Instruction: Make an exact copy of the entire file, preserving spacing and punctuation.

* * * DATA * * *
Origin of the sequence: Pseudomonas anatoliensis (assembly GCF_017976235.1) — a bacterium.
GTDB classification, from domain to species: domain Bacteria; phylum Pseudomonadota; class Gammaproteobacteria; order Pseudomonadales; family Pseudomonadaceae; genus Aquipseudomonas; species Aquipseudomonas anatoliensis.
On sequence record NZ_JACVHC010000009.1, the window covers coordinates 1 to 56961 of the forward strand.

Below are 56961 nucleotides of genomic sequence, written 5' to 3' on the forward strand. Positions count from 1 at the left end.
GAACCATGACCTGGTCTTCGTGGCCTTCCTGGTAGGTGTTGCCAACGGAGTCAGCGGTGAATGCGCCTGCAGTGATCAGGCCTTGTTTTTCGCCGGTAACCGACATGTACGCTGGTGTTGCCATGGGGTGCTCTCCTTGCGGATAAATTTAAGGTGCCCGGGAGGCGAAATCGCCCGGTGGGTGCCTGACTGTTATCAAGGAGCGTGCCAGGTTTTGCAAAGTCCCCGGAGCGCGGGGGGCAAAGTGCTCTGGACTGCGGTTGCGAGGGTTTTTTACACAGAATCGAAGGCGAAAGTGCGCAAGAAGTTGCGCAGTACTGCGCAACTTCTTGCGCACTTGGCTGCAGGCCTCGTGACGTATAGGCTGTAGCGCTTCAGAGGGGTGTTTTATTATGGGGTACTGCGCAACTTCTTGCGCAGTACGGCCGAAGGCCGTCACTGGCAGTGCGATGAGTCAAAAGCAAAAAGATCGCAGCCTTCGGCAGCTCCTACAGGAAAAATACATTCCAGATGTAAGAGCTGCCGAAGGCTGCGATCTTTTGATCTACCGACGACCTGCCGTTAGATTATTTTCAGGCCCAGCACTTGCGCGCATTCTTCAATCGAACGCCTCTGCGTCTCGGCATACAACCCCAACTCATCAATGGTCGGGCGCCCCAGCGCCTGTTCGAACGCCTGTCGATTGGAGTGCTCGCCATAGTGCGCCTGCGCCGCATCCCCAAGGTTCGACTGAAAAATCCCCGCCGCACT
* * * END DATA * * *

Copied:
Origin of the sequence: Pseudomonas anatoliensis (assembly GCF_017976235.1) — a bacterium.
GTDB classification, from domain to species: domain Bacteria; phylum Pseudomonadota; class Gammaproteobacteria; order Pseudomonadales; family Pseudomonadaceae; genus Aquipseudomonas; species Aquipseudomonas anatoliensis.
On sequence record NZ_JACVHC010000009.1, the window covers coordinates 1 to 56961 of the forward strand.

Below are 56961 nucleotides of genomic sequence, written 5' to 3' on the forward strand. Positions count from 1 at the left end.
GAACCATGACCTGGTCTTCGTGGCCTTCCTGGTAGGTGTTGCCAACGGAGTCAGCGGTGAATGCGCCTGCAGTGATCAGGCCTTGTTTTTCGCCGGTAACCGACATGTACGCTGGTGTTGCCATGGGGTGCTCTCCTTGCGGATAAATTTAAGGTGCCCGGGAGGCGAAATCGCCCGGTGGGTGCCTGACTGTTATCAAGGAGCGTGCCAGGTTTTGCAAAGTCCCCGGAGCGCGGGGGGCAAAGTGCTCTGGACTGCGGTTGCGAGGGTTTTTTACACAGAATCGAAGGCGAAAGTGCGCAAGAAGTTGCGCAGTACTGCGCAACTTCTTGCGCACTTGGCTGCAGGCCTCGTGACGTATAGGCTGTAGCGCTTCAGAGGGGTGTTTTATTATGGGGTACTGCGCAACTTCTTGCGCAGTACGGCCGAAGGCCGTCACTGGCAGTGCGATGAGTCAAAAGCAAAAAGATCGCAGCCTTCGGCAGCTCCTACAGGAAAAATACATTCCAGATGTAAGAGCTGCCGAAGGCTGCGATCTTTTGATCTACCGACGACCTGCCGTTAGATTATTTTCAGGCCCAGCACTTGCGCGCATTCTTCAATCGAACGCCTCTGCGTCTCGGCATACAACCCCAACTCATCAATGGTCGGGCGCCCCAGCGCCTGTTCGAACGCCTGTCGATTGGAGTGCTCGCCATAGTGCGCCTGCGCCGCATCCCCAAGGTTCGACTGAAAAATCCCCGCCGCACT